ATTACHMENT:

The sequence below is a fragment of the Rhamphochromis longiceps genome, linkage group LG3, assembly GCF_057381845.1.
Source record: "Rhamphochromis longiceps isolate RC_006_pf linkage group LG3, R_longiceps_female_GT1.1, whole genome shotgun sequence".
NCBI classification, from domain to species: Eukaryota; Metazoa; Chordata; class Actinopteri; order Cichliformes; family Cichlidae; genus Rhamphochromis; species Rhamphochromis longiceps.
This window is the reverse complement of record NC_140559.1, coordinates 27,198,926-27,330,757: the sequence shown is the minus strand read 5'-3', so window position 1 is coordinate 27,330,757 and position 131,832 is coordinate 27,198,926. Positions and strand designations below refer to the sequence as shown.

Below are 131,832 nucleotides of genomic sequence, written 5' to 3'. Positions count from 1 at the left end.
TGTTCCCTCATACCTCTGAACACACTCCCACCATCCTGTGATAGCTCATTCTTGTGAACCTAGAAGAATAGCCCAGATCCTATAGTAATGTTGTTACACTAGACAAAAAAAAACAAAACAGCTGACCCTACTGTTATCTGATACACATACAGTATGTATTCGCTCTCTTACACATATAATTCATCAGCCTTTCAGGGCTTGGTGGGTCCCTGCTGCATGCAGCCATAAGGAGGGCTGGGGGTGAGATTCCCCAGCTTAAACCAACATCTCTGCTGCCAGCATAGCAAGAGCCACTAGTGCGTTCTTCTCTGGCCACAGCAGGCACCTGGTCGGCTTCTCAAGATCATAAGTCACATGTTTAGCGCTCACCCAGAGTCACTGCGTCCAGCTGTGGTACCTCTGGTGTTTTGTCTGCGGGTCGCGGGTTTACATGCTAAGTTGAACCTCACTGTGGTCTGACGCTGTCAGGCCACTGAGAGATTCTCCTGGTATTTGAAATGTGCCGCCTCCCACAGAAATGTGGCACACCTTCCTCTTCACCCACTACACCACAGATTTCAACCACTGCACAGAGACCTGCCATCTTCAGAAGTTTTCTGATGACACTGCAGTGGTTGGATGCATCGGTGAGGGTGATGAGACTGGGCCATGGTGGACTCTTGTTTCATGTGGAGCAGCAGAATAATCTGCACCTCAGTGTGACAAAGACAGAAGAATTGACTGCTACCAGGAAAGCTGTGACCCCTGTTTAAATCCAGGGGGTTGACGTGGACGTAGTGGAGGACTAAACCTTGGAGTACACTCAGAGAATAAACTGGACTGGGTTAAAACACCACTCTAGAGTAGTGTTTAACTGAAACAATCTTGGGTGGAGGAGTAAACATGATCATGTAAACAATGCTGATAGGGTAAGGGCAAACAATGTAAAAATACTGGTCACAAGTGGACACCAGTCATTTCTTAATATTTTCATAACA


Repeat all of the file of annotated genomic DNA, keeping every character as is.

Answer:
The sequence below is a fragment of the Rhamphochromis longiceps genome, linkage group LG3, assembly GCF_057381845.1.
Source record: "Rhamphochromis longiceps isolate RC_006_pf linkage group LG3, R_longiceps_female_GT1.1, whole genome shotgun sequence".
NCBI classification, from domain to species: Eukaryota; Metazoa; Chordata; class Actinopteri; order Cichliformes; family Cichlidae; genus Rhamphochromis; species Rhamphochromis longiceps.
This window is the reverse complement of record NC_140559.1, coordinates 27,198,926-27,330,757: the sequence shown is the minus strand read 5'-3', so window position 1 is coordinate 27,330,757 and position 131,832 is coordinate 27,198,926. Positions and strand designations below refer to the sequence as shown.

Below are 131,832 nucleotides of genomic sequence, written 5' to 3'. Positions count from 1 at the left end.
TGTTCCCTCATACCTCTGAACACACTCCCACCATCCTGTGATAGCTCATTCTTGTGAACCTAGAAGAATAGCCCAGATCCTATAGTAATGTTGTTACACTAGACAAAAAAAAACAAAACAGCTGACCCTACTGTTATCTGATACACATACAGTATGTATTCGCTCTCTTACACATATAATTCATCAGCCTTTCAGGGCTTGGTGGGTCCCTGCTGCATGCAGCCATAAGGAGGGCTGGGGGTGAGATTCCCCAGCTTAAACCAACATCTCTGCTGCCAGCATAGCAAGAGCCACTAGTGCGTTCTTCTCTGGCCACAGCAGGCACCTGGTCGGCTTCTCAAGATCATAAGTCACATGTTTAGCGCTCACCCAGAGTCACTGCGTCCAGCTGTGGTACCTCTGGTGTTTTGTCTGCGGGTCGCGGGTTTACATGCTAAGTTGAACCTCACTGTGGTCTGACGCTGTCAGGCCACTGAGAGATTCTCCTGGTATTTGAAATGTGCCGCCTCCCACAGAAATGTGGCACACCTTCCTCTTCACCCACTACACCACAGATTTCAACCACTGCACAGAGACCTGCCATCTTCAGAAGTTTTCTGATGACACTGCAGTGGTTGGATGCATCGGTGAGGGTGATGAGACTGGGCCATGGTGGACTCTTGTTTCATGTGGAGCAGCAGAATAATCTGCACCTCAGTGTGACAAAGACAGAAGAATTGACTGCTACCAGGAAAGCTGTGACCCCTGTTTAAATCCAGGGGGTTGACGTGGACGTAGTGGAGGACTAAACCTTGGAGTACACTCAGAGAATAAACTGGACTGGGTTAAAACACCACTCTAGAGTAGTGTTTAACTGAAACAATCTTGGGTGGAGGAGTAAACATGATCATGTAAACAATGCTGATAGGGTAAGGGCAAACAATGTAAAAATACTGGTCACAAGTGGACACCAGTCATTTCTTAATATTTTCATAACA